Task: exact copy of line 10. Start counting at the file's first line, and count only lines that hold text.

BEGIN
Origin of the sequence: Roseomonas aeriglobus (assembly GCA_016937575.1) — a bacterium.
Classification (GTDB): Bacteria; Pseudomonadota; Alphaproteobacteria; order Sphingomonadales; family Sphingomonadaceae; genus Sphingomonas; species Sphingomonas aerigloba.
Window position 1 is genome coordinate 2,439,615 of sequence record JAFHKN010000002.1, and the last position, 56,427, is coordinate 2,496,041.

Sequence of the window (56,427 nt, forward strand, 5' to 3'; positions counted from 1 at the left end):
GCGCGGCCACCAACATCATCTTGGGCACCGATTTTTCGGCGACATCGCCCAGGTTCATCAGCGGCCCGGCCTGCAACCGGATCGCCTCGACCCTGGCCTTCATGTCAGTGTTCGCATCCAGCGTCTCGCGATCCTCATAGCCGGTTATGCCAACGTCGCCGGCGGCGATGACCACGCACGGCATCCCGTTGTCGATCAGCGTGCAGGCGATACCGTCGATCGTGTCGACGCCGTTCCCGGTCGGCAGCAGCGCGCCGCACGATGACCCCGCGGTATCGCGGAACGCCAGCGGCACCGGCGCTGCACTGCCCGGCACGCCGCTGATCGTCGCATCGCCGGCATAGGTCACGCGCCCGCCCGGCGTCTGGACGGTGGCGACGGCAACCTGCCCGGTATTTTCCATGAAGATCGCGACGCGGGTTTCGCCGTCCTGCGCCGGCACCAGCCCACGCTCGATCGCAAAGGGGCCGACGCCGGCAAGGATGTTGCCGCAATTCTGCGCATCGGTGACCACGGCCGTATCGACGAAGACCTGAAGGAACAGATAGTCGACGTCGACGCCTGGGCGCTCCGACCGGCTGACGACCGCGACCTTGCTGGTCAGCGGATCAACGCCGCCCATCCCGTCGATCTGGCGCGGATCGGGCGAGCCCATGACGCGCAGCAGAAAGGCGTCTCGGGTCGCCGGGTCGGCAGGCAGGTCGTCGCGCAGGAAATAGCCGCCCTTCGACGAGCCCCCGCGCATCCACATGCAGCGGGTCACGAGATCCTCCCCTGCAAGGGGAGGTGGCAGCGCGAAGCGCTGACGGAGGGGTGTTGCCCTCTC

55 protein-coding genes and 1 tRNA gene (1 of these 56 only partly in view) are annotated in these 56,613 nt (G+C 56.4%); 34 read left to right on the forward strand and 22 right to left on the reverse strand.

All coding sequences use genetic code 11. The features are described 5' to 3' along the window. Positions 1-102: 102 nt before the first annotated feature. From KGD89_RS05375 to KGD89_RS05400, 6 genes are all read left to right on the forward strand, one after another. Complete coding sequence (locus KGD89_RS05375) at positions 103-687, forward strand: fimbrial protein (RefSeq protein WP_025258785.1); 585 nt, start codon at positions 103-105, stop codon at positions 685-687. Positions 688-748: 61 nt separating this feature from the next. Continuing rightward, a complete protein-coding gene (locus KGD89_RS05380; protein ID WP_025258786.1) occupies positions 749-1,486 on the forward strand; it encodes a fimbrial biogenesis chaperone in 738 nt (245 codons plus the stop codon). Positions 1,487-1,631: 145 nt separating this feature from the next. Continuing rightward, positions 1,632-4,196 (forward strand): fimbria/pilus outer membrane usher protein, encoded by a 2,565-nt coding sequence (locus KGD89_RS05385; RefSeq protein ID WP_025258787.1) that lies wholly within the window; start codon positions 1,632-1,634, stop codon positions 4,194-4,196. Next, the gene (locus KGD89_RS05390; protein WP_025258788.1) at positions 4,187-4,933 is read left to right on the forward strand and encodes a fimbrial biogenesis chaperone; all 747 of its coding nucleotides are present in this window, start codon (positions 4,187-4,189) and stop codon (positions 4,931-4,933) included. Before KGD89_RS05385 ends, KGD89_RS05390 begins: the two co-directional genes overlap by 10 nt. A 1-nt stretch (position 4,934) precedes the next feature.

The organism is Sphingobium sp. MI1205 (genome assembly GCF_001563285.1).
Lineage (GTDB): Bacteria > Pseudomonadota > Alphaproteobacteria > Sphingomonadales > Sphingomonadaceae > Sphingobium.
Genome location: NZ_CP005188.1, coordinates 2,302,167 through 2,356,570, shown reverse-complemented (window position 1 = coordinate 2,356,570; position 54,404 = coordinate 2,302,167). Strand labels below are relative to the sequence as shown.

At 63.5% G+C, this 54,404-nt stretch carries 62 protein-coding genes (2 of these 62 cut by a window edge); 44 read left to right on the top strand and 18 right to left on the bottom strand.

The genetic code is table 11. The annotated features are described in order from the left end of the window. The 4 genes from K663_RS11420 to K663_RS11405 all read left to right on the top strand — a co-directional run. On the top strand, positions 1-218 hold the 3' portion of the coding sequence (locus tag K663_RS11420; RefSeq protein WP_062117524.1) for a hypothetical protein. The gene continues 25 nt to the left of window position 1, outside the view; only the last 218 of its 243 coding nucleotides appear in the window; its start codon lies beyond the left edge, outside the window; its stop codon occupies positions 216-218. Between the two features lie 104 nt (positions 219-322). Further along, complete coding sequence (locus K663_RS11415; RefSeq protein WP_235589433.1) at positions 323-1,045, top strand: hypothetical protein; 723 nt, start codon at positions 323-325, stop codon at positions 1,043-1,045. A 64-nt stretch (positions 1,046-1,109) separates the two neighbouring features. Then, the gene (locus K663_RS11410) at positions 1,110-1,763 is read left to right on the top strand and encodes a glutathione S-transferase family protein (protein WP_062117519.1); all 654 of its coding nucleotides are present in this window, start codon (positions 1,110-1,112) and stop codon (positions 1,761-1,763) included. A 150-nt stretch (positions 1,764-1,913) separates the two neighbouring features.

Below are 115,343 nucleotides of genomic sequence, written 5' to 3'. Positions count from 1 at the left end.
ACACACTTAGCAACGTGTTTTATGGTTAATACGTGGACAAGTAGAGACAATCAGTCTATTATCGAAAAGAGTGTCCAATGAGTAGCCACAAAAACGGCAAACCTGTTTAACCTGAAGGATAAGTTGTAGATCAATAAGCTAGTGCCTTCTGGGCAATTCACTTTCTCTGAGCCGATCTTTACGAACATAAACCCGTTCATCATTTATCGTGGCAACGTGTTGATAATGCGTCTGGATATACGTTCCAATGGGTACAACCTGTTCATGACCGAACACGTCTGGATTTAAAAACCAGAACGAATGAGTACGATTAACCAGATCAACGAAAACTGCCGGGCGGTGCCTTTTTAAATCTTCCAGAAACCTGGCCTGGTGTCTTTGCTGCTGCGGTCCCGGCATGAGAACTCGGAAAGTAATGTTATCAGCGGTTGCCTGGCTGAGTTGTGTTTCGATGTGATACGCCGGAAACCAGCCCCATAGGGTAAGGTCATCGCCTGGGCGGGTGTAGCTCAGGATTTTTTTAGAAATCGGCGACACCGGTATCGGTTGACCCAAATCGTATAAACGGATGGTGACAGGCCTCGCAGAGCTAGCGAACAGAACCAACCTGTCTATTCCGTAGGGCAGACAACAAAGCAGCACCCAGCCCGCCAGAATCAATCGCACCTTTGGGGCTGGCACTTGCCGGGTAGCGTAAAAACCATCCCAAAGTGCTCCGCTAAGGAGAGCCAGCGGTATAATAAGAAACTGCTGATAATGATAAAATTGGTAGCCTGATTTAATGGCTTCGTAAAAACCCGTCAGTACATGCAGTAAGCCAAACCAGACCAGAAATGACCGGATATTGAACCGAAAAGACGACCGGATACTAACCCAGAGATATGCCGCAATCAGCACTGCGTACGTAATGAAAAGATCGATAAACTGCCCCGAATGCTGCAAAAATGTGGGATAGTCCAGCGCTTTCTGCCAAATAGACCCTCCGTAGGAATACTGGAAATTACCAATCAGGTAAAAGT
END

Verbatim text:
Genome location: NZ_CP005188.1, coordinates 2,302,167 through 2,356,570, shown reverse-complemented (window position 1 = coordinate 2,356,570; position 54,404 = coordinate 2,302,167). Strand labels below are relative to the sequence as shown.